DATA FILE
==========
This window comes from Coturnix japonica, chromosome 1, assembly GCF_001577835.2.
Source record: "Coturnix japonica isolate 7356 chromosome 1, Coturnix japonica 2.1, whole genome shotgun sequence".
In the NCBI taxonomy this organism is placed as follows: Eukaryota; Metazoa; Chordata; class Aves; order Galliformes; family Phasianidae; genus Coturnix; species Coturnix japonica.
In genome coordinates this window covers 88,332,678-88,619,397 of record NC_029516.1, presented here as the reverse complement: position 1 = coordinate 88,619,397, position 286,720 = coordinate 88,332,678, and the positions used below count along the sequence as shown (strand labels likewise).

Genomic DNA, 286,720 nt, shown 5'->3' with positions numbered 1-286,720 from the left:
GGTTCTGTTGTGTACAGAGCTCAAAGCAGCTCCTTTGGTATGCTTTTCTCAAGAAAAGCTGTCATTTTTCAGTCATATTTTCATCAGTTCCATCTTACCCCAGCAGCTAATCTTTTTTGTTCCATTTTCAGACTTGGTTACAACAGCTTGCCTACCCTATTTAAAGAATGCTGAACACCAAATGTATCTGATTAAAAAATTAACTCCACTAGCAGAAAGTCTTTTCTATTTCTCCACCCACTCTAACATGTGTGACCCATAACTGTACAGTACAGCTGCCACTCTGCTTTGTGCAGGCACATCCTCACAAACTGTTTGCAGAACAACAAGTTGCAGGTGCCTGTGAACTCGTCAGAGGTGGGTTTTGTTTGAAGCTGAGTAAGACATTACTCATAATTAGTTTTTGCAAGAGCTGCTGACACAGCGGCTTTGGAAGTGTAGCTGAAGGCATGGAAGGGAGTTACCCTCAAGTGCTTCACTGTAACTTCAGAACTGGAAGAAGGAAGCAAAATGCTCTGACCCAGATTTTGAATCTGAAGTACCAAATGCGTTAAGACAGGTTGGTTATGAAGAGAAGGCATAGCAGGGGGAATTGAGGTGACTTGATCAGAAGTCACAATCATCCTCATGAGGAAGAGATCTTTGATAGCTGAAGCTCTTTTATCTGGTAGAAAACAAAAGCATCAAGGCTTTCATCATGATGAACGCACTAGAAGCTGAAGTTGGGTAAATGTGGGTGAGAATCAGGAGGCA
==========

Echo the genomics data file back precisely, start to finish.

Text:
This window comes from Coturnix japonica, chromosome 1, assembly GCF_001577835.2.
Source record: "Coturnix japonica isolate 7356 chromosome 1, Coturnix japonica 2.1, whole genome shotgun sequence".
In the NCBI taxonomy this organism is placed as follows: Eukaryota; Metazoa; Chordata; class Aves; order Galliformes; family Phasianidae; genus Coturnix; species Coturnix japonica.
In genome coordinates this window covers 88,332,678-88,619,397 of record NC_029516.1, presented here as the reverse complement: position 1 = coordinate 88,619,397, position 286,720 = coordinate 88,332,678, and the positions used below count along the sequence as shown (strand labels likewise).

Genomic DNA, 286,720 nt, shown 5'->3' with positions numbered 1-286,720 from the left:
GGTTCTGTTGTGTACAGAGCTCAAAGCAGCTCCTTTGGTATGCTTTTCTCAAGAAAAGCTGTCATTTTTCAGTCATATTTTCATCAGTTCCATCTTACCCCAGCAGCTAATCTTTTTTGTTCCATTTTCAGACTTGGTTACAACAGCTTGCCTACCCTATTTAAAGAATGCTGAACACCAAATGTATCTGATTAAAAAATTAACTCCACTAGCAGAAAGTCTTTTCTATTTCTCCACCCACTCTAACATGTGTGACCCATAACTGTACAGTACAGCTGCCACTCTGCTTTGTGCAGGCACATCCTCACAAACTGTTTGCAGAACAACAAGTTGCAGGTGCCTGTGAACTCGTCAGAGGTGGGTTTTGTTTGAAGCTGAGTAAGACATTACTCATAATTAGTTTTTGCAAGAGCTGCTGACACAGCGGCTTTGGAAGTGTAGCTGAAGGCATGGAAGGGAGTTACCCTCAAGTGCTTCACTGTAACTTCAGAACTGGAAGAAGGAAGCAAAATGCTCTGACCCAGATTTTGAATCTGAAGTACCAAATGCGTTAAGACAGGTTGGTTATGAAGAGAAGGCATAGCAGGGGGAATTGAGGTGACTTGATCAGAAGTCACAATCATCCTCATGAGGAAGAGATCTTTGATAGCTGAAGCTCTTTTATCTGGTAGAAAACAAAAGCATCAAGGCTTTCATCATGATGAACGCACTAGAAGCTGAAGTTGGGTAAATGTGGGTGAGAATCAGGAGGCA